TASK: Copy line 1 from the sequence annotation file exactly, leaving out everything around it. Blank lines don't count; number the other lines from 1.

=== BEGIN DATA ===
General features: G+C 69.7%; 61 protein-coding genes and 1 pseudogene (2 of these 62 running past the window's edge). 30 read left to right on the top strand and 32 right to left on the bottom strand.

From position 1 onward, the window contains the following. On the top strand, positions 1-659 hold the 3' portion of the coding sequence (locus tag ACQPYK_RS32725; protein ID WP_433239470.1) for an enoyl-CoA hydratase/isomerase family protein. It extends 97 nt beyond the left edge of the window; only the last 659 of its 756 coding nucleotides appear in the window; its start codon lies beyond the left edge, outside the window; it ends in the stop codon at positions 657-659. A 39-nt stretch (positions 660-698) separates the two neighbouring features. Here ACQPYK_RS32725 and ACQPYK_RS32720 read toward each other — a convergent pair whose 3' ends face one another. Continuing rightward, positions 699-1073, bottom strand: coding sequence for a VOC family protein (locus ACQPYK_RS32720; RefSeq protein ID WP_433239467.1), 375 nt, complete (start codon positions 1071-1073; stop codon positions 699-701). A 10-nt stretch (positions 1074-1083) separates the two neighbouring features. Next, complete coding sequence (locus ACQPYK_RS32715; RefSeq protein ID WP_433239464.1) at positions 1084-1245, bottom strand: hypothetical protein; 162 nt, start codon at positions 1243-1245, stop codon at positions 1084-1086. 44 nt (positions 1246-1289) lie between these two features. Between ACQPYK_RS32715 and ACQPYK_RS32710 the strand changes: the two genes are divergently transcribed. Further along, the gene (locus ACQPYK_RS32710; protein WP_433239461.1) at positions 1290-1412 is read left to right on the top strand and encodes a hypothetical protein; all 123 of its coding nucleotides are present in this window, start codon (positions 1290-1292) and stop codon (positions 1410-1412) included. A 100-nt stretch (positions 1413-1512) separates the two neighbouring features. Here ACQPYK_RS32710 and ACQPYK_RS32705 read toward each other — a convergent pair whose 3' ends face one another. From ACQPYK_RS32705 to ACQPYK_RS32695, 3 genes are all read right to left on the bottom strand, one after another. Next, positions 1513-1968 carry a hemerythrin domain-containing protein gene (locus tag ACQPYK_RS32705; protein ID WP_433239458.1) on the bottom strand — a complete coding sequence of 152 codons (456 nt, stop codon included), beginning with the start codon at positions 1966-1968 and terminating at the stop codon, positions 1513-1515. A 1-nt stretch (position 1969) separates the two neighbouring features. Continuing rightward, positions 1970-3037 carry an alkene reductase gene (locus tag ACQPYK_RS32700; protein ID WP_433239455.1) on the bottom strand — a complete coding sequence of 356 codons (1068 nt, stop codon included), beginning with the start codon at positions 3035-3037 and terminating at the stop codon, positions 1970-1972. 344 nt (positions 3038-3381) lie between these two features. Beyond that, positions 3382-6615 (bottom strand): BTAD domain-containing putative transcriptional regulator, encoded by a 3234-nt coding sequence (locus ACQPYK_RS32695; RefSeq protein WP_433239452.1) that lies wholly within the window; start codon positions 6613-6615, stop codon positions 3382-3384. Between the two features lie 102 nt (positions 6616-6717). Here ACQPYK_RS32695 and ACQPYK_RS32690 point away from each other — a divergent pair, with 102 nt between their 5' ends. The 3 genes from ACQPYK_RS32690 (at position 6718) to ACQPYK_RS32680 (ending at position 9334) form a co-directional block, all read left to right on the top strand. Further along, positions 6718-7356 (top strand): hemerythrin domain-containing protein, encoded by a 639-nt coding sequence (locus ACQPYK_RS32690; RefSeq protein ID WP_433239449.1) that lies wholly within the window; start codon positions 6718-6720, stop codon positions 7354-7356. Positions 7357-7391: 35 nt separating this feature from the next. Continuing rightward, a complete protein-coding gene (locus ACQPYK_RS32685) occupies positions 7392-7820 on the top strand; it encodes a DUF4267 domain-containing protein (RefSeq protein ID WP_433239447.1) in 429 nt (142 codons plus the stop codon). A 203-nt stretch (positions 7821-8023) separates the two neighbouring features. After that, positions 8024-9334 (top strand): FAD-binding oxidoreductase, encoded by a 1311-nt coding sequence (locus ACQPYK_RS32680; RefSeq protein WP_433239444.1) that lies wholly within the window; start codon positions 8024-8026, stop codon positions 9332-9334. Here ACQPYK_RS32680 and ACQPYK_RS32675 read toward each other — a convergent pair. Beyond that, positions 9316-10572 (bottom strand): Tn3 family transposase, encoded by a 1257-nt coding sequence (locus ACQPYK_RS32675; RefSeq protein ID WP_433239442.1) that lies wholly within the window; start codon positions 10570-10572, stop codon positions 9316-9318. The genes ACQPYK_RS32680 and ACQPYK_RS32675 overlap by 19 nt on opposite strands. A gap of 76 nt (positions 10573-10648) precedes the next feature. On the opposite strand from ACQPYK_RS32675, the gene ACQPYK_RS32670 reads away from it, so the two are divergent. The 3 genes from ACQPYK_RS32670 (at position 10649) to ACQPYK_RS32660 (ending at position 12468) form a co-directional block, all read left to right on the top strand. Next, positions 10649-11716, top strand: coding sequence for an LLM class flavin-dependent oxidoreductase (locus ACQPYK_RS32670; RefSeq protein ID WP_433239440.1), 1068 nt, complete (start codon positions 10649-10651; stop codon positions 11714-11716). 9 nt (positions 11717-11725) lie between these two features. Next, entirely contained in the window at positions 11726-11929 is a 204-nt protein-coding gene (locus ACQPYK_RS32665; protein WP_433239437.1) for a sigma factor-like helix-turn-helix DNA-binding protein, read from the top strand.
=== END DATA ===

General features: G+C 69.7%; 61 protein-coding genes and 1 pseudogene (2 of these 62 running past the window's edge). 30 read left to right on the top strand and 32 right to left on the bottom strand.